• For the love of beer

    Fun fact: Beer is everywhere in Germany. Germans have a phrase, “Das ist nicht mein Bier.” It translates literally to “This is not my beer,” which is used colloquially to mean, “That’s none of my business.” (Getty)

  • In drier countries…

    Muslim countries have strict laws regarding alcohol. While some are stringent, like Saudi Arabia, others like the United Arab Emirates are more lenient. It is essential to be clear on the legalities ahead of time. Consult embassy resources or, if your company regularly does business with a particular country, ask someone at your company. It also is advisable to read up on local news regarding the subject. Turkey, for example, tightened laws regarding alcohol sales in June.

    Foreigners are not above the law or protected by immunity when visiting such countries, which sounds obvious, but in practice can be easily forgotten, said etiquette experts.

    “I am constantly hearing stories (or meeting people) who have gotten into trouble when it comes to the no alcohol rules,” Hanson said. “Everyone always thinks they will be the ones that don't get caught out, but they always do.”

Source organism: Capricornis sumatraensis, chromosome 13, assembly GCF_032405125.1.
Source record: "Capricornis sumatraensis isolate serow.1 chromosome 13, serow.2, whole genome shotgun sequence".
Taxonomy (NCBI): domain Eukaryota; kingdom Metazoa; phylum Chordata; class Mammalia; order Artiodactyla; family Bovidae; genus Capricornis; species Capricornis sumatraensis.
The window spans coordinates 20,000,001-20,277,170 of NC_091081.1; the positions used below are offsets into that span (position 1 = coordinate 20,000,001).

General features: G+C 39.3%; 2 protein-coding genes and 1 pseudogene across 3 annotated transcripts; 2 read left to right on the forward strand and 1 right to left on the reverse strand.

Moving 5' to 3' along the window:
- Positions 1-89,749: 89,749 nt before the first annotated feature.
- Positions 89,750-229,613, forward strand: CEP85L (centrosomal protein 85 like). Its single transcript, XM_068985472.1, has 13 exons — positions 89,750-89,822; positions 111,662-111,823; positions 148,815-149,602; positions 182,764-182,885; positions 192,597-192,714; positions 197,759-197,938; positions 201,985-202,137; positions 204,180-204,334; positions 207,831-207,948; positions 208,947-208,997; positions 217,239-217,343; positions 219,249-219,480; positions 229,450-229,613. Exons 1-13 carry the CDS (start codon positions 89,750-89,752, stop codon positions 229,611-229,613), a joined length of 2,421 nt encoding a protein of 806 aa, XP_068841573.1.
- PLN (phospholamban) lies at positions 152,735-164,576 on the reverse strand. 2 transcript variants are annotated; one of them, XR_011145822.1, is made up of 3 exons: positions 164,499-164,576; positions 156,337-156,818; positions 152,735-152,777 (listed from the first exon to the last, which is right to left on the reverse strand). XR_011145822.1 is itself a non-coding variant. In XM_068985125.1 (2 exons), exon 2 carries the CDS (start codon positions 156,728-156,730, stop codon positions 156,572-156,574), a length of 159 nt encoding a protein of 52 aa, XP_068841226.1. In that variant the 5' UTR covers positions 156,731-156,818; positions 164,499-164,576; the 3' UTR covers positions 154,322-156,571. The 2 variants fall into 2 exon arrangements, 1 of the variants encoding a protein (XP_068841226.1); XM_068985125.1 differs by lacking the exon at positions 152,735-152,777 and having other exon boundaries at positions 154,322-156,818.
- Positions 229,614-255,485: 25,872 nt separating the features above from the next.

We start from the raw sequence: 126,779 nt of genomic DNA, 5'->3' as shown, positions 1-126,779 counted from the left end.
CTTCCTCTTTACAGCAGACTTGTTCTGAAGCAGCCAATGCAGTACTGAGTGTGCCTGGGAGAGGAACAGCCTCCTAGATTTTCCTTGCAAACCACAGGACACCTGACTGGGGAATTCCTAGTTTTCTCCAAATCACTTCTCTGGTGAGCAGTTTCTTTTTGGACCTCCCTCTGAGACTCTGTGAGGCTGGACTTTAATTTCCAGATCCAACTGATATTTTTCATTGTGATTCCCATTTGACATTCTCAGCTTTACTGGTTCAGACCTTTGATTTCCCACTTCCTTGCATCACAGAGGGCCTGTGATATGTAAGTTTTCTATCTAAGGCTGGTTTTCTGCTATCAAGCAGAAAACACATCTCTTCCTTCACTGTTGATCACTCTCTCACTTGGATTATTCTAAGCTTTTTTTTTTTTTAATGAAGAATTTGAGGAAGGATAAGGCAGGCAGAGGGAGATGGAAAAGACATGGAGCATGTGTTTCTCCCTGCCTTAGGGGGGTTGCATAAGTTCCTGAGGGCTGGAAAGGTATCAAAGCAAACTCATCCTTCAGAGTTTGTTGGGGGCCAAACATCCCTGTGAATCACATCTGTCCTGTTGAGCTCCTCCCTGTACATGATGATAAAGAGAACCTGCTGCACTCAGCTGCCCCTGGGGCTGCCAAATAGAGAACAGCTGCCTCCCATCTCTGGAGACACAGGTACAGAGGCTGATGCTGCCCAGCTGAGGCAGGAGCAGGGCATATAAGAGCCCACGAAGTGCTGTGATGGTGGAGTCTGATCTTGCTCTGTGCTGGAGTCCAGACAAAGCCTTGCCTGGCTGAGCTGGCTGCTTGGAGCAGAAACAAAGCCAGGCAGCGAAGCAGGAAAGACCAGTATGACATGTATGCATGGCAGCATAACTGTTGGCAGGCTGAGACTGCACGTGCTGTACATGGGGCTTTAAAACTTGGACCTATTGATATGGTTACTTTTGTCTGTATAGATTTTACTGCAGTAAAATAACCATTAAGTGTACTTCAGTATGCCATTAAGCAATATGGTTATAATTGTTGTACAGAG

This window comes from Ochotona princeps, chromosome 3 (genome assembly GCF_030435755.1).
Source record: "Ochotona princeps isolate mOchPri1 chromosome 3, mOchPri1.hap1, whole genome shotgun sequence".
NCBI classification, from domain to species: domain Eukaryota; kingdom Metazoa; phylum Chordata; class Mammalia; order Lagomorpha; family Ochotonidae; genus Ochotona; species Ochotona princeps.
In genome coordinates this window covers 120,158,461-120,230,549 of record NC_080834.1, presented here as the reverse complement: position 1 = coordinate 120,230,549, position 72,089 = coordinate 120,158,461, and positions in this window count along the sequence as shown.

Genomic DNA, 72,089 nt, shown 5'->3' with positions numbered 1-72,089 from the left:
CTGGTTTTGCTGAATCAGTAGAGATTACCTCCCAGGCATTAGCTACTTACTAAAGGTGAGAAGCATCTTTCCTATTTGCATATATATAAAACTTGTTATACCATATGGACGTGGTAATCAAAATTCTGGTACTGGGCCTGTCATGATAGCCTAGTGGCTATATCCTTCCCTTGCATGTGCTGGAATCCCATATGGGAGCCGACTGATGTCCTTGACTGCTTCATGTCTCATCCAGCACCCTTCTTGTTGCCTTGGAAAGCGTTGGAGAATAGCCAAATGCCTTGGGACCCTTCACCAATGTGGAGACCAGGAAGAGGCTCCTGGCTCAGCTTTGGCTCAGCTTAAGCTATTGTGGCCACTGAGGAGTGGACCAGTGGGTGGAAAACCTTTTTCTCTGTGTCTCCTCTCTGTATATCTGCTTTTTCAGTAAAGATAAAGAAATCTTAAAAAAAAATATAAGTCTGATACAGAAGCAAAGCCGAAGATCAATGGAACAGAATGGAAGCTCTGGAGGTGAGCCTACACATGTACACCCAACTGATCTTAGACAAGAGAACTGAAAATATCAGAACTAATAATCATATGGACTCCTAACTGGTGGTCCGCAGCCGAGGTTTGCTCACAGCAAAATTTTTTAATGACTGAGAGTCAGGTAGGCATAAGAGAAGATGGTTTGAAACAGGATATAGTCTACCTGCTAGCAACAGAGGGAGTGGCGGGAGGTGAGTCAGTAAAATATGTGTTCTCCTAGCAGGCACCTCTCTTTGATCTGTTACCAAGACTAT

While alcohol might appear in private settings or certain business environments, it is best not to seek it out. Be cautious even when it is offered by hosts seeking to be polite or accommodating to foreigners — alcohol consumption in public is punishable in some countries. (Getty)

  • Turkey's national drink

    Despite being home to a majority Muslim population, Turkey is governed by secular laws. One of the country’s national drinks is an anise-flavoured liquor called Raki, which is mixed with water (turning it cloudy) and then consumed. (Getty)